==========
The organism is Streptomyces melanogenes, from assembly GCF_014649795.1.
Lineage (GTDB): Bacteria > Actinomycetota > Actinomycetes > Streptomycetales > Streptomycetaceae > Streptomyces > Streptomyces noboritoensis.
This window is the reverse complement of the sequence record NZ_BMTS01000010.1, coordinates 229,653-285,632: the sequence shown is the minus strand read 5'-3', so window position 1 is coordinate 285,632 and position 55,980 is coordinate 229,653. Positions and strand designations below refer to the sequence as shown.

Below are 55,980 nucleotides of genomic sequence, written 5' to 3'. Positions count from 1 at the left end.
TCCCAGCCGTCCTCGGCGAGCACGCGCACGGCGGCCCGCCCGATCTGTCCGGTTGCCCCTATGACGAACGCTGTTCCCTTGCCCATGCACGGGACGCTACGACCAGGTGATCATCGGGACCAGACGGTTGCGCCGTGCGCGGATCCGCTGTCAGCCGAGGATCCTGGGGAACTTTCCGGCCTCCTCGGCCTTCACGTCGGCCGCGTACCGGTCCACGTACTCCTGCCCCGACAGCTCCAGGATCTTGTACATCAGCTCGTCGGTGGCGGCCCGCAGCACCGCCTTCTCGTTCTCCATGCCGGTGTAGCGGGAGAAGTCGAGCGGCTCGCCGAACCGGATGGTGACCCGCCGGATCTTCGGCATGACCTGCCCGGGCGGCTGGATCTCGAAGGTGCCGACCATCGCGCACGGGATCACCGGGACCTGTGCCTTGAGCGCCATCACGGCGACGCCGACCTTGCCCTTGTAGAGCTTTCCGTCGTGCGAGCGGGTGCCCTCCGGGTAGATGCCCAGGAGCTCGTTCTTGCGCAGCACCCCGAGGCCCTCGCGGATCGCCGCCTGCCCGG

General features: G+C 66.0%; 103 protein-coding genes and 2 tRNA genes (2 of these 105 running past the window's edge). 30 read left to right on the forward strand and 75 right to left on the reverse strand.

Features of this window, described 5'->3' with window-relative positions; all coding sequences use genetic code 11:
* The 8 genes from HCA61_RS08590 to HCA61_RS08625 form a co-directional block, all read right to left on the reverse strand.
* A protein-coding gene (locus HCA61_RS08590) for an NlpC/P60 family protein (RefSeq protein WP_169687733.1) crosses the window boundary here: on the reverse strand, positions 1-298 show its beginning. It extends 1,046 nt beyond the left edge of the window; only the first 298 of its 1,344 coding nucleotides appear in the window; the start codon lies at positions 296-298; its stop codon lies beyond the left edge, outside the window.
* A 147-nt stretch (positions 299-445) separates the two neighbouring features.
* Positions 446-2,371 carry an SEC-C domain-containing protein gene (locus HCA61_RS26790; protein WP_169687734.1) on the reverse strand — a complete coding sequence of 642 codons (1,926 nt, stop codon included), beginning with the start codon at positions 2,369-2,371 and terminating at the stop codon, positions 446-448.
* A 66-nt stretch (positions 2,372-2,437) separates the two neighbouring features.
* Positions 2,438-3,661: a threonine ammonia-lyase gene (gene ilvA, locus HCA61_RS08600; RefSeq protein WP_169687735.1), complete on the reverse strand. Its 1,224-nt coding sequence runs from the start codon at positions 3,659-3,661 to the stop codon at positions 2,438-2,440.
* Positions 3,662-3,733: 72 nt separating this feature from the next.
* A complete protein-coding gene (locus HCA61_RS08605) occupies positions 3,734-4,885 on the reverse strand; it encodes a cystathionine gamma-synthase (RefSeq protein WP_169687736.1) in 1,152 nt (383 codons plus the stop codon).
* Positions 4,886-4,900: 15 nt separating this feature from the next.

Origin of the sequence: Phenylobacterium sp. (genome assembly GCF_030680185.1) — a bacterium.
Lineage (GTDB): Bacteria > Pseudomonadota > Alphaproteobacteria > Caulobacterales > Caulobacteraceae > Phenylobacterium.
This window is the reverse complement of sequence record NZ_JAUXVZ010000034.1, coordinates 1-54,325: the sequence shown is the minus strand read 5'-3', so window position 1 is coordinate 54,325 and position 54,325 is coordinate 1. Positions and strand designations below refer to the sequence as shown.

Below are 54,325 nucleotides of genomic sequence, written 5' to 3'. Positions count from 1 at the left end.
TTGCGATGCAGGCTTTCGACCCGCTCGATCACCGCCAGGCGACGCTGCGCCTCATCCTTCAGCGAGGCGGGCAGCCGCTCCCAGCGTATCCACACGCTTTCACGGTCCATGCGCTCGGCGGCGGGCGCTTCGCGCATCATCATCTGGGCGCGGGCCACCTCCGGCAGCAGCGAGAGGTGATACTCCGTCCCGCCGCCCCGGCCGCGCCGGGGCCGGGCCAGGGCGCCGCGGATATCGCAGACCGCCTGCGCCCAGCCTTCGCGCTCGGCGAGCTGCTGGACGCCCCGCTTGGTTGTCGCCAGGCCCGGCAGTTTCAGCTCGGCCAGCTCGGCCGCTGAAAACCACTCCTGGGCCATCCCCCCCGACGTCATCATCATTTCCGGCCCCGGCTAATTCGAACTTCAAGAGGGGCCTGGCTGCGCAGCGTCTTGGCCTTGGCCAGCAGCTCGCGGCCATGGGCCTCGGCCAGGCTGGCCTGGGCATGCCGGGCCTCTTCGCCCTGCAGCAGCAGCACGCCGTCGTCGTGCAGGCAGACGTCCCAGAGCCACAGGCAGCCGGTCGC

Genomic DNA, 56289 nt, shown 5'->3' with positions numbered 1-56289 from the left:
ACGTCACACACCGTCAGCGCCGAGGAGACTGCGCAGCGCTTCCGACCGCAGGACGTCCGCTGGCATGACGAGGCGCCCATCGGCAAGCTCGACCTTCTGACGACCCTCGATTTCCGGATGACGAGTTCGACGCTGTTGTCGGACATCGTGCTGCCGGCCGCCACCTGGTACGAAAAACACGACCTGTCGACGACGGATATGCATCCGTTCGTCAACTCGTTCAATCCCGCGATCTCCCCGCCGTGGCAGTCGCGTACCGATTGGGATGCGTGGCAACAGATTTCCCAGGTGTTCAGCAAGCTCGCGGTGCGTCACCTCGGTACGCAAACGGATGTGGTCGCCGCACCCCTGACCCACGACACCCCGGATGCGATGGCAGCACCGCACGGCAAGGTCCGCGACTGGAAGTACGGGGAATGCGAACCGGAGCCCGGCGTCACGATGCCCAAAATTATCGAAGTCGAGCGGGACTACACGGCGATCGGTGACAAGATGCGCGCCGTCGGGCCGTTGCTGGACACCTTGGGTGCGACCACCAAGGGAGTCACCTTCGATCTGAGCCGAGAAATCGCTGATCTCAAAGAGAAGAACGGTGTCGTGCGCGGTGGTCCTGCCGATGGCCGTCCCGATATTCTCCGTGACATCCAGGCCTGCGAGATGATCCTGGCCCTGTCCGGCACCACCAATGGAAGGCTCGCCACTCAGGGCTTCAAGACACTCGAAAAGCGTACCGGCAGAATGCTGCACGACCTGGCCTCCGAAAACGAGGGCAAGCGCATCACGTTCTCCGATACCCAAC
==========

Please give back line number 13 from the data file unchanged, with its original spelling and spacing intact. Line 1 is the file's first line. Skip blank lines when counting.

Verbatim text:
* Positions 2,438-3,661: a threonine ammonia-lyase gene (gene ilvA, locus HCA61_RS08600; RefSeq protein WP_169687735.1), complete on the reverse strand. Its 1,224-nt coding sequence runs from the start codon at positions 3,659-3,661 to the stop codon at positions 2,438-2,440.